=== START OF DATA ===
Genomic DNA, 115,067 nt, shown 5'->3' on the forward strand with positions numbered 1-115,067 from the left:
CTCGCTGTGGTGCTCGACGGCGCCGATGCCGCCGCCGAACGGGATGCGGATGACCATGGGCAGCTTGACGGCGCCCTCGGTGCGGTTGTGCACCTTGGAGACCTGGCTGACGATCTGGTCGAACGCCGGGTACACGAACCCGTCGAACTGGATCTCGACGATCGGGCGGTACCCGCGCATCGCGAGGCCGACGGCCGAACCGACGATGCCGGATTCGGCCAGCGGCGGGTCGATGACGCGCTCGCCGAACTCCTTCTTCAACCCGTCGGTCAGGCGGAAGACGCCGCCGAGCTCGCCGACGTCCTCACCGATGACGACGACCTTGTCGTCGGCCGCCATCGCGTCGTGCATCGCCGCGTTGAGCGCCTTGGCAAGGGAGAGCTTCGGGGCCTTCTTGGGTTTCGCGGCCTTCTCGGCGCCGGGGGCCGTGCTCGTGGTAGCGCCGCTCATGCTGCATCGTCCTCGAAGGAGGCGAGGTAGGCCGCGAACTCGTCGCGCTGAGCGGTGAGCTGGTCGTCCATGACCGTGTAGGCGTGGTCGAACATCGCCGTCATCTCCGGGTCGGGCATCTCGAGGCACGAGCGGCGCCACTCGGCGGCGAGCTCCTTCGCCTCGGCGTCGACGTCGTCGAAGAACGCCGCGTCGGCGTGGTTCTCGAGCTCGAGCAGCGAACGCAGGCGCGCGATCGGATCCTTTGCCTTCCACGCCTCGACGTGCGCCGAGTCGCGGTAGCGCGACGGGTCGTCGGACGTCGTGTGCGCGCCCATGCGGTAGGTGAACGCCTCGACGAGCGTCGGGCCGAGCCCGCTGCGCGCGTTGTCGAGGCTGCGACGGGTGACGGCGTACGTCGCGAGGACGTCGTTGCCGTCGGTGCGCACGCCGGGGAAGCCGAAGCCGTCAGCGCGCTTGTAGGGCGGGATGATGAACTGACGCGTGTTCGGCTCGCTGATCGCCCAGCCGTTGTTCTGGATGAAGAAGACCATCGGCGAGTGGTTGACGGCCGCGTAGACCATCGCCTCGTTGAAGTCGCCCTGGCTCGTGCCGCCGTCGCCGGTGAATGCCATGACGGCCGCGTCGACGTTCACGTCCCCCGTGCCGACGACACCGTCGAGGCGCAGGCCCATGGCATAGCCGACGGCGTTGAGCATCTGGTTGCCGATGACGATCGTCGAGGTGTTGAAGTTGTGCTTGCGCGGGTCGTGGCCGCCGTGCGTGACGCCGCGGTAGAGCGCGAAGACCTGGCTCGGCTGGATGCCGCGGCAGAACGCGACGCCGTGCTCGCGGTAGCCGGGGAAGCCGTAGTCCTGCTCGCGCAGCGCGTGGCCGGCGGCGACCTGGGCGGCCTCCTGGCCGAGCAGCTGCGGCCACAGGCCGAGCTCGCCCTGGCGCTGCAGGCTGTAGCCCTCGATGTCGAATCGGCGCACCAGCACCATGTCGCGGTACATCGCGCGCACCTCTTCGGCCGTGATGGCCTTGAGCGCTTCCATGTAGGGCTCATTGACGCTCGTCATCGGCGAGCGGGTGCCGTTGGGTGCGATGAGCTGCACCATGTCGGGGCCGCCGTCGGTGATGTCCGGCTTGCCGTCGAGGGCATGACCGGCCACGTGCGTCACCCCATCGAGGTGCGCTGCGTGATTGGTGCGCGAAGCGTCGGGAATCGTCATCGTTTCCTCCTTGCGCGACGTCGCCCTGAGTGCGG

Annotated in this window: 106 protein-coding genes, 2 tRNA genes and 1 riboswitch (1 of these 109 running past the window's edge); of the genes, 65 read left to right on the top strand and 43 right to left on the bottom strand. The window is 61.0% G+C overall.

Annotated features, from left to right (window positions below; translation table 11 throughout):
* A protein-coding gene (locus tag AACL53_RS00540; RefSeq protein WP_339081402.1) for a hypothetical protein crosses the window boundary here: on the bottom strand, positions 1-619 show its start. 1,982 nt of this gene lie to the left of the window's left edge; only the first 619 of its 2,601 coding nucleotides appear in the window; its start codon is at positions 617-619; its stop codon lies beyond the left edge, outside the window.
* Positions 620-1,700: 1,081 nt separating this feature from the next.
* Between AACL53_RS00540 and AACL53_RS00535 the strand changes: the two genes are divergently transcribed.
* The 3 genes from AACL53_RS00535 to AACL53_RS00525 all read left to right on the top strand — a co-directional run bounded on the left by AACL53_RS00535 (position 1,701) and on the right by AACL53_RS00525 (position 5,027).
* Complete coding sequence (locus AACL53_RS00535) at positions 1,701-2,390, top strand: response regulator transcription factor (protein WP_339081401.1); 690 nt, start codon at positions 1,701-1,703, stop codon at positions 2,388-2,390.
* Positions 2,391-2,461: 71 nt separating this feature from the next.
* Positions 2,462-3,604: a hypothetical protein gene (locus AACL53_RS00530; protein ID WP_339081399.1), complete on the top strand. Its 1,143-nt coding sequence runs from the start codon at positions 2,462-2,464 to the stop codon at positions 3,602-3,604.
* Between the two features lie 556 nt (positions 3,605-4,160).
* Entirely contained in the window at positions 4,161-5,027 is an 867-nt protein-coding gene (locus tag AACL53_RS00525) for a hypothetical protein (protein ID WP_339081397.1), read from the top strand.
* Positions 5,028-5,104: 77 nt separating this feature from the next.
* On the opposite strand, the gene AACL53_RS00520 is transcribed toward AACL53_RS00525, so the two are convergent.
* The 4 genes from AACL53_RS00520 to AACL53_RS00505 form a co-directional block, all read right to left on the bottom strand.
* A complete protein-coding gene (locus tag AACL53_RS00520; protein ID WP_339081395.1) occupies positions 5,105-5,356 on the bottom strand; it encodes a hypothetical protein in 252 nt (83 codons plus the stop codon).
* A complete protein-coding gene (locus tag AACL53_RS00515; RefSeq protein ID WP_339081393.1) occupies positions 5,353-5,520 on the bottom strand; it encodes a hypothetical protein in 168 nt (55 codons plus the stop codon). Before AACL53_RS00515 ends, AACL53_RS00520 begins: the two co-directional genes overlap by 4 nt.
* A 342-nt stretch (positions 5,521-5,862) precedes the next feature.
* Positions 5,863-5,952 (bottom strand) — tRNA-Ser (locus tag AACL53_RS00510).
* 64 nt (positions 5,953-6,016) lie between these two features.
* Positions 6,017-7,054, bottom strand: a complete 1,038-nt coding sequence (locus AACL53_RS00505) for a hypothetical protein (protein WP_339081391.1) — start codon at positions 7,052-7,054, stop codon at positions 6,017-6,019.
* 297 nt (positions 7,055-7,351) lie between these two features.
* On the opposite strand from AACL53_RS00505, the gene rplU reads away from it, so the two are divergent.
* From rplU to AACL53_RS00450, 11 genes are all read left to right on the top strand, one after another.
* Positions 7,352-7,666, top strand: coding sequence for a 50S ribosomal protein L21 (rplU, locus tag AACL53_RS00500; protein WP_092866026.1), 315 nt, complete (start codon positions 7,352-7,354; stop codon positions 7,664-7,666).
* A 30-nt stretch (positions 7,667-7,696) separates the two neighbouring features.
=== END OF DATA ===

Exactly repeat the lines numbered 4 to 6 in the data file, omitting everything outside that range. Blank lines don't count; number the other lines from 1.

Annotated features, from left to right (window positions below; translation table 11 throughout):
* A protein-coding gene (locus tag AACL53_RS00540; RefSeq protein WP_339081402.1) for a hypothetical protein crosses the window boundary here: on the bottom strand, positions 1-619 show its start. 1,982 nt of this gene lie to the left of the window's left edge; only the first 619 of its 2,601 coding nucleotides appear in the window; its start codon is at positions 617-619; its stop codon lies beyond the left edge, outside the window.
* Positions 620-1,700: 1,081 nt separating this feature from the next.